Receiving Fees - Receiving is a crucial part of the process. Beware of any company that claims free receiving - that cost is usually wrapped into their pick & pack fee.
Storage Fees - Each SKU needs to be stored separately for efficient and accurate picking. So, the more SKUs you have, the higher storage costs you should expect.
3. Orders come in and the 3PL picks, packs, and ships the order to your customer.
After your inventory has been processed, you're ready to transfer your fulfillment services over to your fulfillment company. The next time you receive an order, it will go directly to your 3PL's software. The center will then print the label, pick the correct items for the order, pack them into the necessary packaging, and put them in a carrier-specific container. At the end of the day, the orders will be picked up by the specified mail carriers and begin their final journey to your customer.
Pick & Pack Fees - The process of picking units from storage and packing them when an order comes in. This is the main fulfillment fee and there are many different ways the fee is priced. These ways can include a flat fee for the first item with an additional item fee, a flat order fee, or a flat fee per item.
Packaging Fees - Either your 3PL will include packaging in the cost of fulfillment, or they will charge based on the cost of the packaging. The bigger the box, the more expensive it is. Most poly mailers and boxes will run you between $0.10 and $0.75 with standard product sizes.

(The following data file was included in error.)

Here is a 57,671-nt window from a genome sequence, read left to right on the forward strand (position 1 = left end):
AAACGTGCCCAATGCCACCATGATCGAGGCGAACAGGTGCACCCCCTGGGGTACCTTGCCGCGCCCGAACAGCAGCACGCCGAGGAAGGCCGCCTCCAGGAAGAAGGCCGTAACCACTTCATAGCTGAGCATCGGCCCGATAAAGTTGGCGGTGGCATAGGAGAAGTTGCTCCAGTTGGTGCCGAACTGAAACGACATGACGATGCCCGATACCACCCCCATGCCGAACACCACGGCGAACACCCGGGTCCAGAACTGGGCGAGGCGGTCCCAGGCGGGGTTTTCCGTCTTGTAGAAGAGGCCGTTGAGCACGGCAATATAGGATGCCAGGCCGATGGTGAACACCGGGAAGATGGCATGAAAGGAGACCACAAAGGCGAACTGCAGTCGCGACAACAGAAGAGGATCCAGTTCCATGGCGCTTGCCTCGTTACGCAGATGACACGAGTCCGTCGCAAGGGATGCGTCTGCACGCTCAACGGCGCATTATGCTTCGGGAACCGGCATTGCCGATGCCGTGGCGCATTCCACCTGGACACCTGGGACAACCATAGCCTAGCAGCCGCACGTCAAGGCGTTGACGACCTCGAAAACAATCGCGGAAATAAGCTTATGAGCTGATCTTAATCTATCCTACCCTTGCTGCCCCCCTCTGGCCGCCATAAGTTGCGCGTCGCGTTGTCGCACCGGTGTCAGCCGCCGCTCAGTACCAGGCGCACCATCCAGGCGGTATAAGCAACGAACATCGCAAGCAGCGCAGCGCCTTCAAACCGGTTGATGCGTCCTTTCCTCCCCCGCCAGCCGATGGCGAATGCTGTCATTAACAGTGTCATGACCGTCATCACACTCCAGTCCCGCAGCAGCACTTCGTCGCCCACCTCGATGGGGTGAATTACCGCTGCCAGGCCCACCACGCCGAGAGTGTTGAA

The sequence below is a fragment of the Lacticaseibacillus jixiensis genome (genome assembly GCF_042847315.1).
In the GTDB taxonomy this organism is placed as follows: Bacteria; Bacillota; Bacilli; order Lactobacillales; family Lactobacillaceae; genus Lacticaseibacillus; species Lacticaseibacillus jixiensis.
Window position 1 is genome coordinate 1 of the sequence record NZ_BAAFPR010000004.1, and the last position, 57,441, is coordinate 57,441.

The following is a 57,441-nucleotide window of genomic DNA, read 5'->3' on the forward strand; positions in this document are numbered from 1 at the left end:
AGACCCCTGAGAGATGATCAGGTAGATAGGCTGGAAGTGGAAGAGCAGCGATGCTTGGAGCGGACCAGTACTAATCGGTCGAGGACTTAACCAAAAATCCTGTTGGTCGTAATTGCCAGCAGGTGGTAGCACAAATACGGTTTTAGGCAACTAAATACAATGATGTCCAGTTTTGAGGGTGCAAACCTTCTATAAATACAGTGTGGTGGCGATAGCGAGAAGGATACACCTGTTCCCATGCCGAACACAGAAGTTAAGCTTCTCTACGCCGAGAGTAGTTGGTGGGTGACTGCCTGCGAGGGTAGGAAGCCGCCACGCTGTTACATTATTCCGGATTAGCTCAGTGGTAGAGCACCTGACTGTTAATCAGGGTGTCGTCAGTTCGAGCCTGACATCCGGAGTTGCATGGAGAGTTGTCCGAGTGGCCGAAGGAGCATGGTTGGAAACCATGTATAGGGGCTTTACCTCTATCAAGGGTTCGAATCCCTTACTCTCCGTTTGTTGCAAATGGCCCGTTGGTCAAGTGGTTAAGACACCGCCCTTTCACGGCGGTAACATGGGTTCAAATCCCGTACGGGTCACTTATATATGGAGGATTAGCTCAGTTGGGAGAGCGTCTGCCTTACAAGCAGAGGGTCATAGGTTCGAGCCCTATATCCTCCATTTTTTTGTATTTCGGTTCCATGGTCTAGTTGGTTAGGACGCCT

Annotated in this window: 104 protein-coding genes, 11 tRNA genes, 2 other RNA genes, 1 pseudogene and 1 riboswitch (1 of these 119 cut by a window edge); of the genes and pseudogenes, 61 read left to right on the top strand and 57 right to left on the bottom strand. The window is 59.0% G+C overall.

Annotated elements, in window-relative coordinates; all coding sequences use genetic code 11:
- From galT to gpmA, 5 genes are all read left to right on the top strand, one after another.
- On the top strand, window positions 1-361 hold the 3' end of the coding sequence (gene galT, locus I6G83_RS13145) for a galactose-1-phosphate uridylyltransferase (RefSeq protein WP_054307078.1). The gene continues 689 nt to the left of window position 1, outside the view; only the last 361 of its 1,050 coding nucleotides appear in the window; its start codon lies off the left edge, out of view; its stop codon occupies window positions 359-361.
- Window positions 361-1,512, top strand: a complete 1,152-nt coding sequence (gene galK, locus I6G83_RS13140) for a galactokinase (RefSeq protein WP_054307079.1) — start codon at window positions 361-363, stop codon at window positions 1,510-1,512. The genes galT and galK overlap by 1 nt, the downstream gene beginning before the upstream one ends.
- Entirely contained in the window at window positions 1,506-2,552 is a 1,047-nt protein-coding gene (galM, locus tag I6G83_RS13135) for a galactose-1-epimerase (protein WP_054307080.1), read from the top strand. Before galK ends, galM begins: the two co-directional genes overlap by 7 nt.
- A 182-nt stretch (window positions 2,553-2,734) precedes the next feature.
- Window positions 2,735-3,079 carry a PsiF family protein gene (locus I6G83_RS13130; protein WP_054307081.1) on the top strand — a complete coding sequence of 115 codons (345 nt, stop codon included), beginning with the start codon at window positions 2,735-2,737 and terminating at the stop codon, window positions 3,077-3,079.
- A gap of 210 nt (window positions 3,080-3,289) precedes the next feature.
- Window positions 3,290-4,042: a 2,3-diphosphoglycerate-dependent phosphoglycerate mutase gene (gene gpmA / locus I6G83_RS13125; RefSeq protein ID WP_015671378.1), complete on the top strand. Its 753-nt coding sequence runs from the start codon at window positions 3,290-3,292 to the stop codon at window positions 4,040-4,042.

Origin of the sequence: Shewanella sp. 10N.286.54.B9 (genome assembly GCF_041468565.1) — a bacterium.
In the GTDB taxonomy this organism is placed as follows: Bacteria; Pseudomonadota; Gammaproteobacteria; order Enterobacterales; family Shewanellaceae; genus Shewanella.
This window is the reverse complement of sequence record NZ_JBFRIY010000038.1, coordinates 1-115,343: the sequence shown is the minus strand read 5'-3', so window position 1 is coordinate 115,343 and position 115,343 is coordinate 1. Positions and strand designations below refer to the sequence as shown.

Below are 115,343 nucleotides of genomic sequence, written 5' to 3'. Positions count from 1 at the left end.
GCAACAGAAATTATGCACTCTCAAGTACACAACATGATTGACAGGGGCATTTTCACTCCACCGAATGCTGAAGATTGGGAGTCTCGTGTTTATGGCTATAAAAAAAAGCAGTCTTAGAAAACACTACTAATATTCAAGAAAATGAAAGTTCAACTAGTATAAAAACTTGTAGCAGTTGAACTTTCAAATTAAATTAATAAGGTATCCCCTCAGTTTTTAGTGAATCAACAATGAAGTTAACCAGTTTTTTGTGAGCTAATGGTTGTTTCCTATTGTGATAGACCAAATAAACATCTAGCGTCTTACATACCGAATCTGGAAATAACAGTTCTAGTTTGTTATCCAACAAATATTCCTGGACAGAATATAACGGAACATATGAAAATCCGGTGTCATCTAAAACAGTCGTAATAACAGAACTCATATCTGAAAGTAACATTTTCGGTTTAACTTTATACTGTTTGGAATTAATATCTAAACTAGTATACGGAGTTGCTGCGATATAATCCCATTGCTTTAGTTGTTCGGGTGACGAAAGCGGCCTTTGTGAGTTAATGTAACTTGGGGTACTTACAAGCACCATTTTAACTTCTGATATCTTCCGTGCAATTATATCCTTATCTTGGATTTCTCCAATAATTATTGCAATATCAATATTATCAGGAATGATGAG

Dunnage Fees - This refers to any material that is put inside a package to protect the product (i.e. Kraft paper, Bubble wrap). Almost every 3PL includes this in the packaging/fulfillment cost.
Shipping Fees - 3PLs get huge volume discounts on shipping. They are able to let you use their rates and pass these discounts on to you. This helps offset the costs of using a fulfillment center. Make sure to ask which carriers a 3PL uses, because some may not use the carriers you plan on using for your product.
Returns Fees - This process can be a real hassle. You must communicate with your 3PL ahead of time to put procedures in place to determine whether a return needs to be returned to inventory, sent back to you, or thrown away. Because the process is so time-intensive, returns are usually somewhat expensive.
Insert Fees - Usually considered the marketing or promotional material that can be added into packages to encourage incentives to repeat purchases.
Kitting Fees - If you sell multiple units in a custom set that is packaged and sold as one item, or if the product uses custom packaging that needs to be assembled.
Obviously there are lots of costs associated with a fulfillment center. The important thing to note is that each 3PL will have its own custom pricing model so it's important to do your research. However, price is not everything. You get what you pay for - especially in the ecommerce fulfillment industry. Make sure to find a company that gives you transparent rates upfront and that you feel comfortable with in your communication. You need a fulfillment company who you can trust with your product more than anything.